Only the smoke-stained ruins now remain to speak mutely of the onslaught that suddenly struck down the peaceful trading empire of the Aegean peoples who fell victims to the raiders from the sea.  In Egypt a stout and effective resistance was made against the pirates, adequate warning having no doubt reached the Nile Delta when the disasters occurred  in the archipelago to the north of Egypt.   As to what happened next, we are almost wholly dependent upon Egyptian records carved at Medinet Habu to memorialize the defeat by Ramesses III of the Libyans and Sea Peoples in 1194 and 1191 BC., and a final attack in 1188 BC. by yet one more wave of Sea Peoples, this time not from Libya but from the east.  In the bas-reliefs that depict the naval battles (Fig. 193), the defeated Sea Peoples are represented as having a European cast of face.  Some of them are shown wearing hemispherical helmets that carry two recurved upward-directed horns.  For other clothing they wear a kilt.  Their weapons are swords and spears, whereas the Egyptian marines are armed with bows and arrows, and are shown able to attack the invaders with a fusillade before the Sea Peoples could come near enough to board the Egyptian vessels.  According to Ramesses III, the defeated remnants of these invaders fled westward to Libya.  Two centuries later the descendants of the invaders seized power in Egypt, reigning as the XXII or Libyan dynasty for a span of 200 years.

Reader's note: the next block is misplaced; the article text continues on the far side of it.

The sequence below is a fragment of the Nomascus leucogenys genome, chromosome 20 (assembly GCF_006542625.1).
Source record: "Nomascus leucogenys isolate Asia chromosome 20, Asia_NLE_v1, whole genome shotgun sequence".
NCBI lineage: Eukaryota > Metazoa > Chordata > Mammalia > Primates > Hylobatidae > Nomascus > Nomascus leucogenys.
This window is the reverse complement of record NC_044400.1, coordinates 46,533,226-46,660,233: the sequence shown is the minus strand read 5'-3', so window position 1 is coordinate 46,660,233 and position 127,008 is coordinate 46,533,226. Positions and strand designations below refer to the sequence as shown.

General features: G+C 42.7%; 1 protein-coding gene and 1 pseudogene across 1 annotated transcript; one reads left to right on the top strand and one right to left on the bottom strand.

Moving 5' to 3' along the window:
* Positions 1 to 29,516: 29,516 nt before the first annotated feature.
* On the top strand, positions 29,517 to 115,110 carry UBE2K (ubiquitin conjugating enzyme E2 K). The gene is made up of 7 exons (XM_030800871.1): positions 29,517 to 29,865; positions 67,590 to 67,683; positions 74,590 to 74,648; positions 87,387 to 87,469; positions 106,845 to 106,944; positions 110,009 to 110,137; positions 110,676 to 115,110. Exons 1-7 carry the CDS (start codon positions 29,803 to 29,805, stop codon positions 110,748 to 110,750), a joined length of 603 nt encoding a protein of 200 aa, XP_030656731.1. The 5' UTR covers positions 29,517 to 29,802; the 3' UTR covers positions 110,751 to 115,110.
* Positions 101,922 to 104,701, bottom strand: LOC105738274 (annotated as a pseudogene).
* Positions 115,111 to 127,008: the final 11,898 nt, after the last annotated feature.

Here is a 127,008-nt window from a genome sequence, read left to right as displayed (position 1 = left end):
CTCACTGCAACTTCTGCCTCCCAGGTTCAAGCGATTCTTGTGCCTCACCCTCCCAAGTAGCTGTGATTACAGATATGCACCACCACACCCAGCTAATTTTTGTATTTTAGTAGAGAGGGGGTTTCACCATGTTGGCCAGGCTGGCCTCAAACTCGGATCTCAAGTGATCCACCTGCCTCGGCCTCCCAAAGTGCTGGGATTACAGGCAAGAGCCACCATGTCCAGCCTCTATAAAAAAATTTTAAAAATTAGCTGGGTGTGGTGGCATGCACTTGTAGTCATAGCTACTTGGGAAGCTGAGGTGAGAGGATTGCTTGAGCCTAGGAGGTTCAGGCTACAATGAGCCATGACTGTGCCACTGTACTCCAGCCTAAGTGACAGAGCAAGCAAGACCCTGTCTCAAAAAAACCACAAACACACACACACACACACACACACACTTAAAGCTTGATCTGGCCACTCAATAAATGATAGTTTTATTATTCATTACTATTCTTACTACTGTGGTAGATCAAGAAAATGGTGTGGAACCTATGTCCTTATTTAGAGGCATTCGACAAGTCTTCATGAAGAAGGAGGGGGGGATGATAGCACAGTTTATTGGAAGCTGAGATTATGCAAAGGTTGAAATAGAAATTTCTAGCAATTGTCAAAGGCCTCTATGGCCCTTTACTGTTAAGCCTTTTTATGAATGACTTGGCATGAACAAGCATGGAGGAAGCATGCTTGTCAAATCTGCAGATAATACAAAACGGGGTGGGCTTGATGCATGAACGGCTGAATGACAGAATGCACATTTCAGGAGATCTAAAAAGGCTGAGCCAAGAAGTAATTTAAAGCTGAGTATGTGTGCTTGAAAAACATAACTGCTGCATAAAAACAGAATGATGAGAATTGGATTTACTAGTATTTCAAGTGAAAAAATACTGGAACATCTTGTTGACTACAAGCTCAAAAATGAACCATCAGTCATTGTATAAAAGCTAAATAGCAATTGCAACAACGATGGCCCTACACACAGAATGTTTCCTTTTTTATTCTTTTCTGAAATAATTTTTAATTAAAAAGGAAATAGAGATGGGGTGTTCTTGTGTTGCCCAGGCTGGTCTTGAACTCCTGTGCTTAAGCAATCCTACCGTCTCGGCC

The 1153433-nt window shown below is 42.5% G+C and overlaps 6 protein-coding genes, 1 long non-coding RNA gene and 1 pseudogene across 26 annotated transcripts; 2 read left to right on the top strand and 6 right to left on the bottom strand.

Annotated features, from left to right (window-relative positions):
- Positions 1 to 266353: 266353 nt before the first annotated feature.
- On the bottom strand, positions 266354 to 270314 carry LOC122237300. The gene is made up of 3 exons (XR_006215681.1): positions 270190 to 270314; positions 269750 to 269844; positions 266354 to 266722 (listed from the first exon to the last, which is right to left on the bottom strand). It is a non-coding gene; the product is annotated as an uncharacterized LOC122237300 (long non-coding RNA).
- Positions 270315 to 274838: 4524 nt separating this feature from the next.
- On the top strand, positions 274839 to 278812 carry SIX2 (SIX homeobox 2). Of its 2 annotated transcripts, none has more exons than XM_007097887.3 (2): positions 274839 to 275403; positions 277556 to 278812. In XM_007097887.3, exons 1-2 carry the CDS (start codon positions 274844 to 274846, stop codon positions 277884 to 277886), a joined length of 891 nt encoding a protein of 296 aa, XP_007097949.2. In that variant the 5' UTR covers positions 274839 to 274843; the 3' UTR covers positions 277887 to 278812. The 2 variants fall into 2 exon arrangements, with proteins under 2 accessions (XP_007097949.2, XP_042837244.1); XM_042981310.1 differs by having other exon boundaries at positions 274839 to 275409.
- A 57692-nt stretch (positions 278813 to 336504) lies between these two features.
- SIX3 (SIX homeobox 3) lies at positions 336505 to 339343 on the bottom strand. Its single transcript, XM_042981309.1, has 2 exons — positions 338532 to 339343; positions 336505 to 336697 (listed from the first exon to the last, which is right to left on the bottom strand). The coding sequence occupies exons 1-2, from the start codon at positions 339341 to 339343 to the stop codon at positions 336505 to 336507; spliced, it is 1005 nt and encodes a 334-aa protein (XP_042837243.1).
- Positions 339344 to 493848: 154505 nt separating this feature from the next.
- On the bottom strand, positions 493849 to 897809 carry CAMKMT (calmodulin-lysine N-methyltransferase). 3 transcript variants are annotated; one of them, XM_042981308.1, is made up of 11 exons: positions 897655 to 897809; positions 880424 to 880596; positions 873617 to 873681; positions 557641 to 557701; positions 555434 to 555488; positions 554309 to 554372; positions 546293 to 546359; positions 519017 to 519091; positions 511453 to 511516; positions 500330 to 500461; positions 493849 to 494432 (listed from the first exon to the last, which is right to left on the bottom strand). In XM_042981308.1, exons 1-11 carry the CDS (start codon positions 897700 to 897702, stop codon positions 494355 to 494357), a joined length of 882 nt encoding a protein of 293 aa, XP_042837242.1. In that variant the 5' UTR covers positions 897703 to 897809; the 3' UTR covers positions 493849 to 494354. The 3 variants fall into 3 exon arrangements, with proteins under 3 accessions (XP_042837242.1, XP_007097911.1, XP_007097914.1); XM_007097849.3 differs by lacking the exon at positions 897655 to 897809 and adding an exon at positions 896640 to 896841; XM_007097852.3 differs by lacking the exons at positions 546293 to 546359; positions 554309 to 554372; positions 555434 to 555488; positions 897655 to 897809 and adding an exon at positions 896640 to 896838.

Other writers have already made the suggestion that the Sea peoples may have included Norse sailors, largely because the monument at Medinet Habu depicts some of them as men that look like Viking predecessors.  Fell (1982) expressed the view that various inscriptions have forced upon him:  that it was very probable that the Sea Peoples included substantial naval detachments from the Baltic region, that their language was a Nordic dialect of the Indo-European family, that the so-called "Libyan" alphabet is in fact an alphabet of Nordic, or at least northern European origin, Furthermore, he believed that it was taken to Libya by the defeated Sea Peoples who survived the Battle of the Nile.  Fell believed that for some reason the alphabet they introduced has continued in use throughout subsequent Libyan history, whereas in its northern homeland it died out, to be replaced by runes.  Fell hazarded the guess that the blond Tuaregs who clung most tenaciously to the "Libyan" alphabet are probably descended from Nordic immigrants around the time of the Sea Peoples' invasions.  All these proposals may seem bold inferences, but there would be little in the way of plausible alternatives in the light of these new finds of supposed Libyan inscriptions in Europe.  However, Nyland has reviewed evidence for the origin of the Caucasian race in the area of Libya (see Blond mutation = Caucasian race)